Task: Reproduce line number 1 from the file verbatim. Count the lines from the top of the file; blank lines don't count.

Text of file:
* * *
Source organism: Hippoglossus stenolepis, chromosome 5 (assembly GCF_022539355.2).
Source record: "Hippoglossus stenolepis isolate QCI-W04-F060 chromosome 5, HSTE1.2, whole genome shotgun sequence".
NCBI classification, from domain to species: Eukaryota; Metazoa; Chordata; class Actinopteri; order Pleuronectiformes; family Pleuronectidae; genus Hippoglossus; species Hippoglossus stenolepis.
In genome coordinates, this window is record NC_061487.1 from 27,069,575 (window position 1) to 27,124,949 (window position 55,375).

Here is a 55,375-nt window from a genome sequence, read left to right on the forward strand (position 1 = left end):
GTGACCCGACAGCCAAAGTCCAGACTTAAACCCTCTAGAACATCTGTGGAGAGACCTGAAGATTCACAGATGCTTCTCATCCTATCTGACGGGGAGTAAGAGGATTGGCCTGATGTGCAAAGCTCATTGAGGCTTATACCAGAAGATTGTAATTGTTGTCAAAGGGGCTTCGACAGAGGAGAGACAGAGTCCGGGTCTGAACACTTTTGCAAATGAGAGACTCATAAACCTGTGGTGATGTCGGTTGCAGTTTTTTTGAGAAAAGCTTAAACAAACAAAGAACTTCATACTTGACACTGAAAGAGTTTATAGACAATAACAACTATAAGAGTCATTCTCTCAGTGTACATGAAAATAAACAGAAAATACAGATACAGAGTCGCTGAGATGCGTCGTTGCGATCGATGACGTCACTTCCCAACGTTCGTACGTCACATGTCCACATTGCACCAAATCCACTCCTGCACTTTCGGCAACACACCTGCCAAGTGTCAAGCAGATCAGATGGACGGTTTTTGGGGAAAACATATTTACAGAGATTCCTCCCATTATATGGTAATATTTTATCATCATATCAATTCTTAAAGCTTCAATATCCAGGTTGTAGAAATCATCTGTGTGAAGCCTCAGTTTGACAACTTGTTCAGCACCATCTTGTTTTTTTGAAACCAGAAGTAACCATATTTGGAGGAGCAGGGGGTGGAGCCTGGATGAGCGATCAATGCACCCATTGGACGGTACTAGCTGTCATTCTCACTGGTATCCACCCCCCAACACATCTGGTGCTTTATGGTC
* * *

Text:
Source organism: Hippoglossus stenolepis, chromosome 5 (assembly GCF_022539355.2).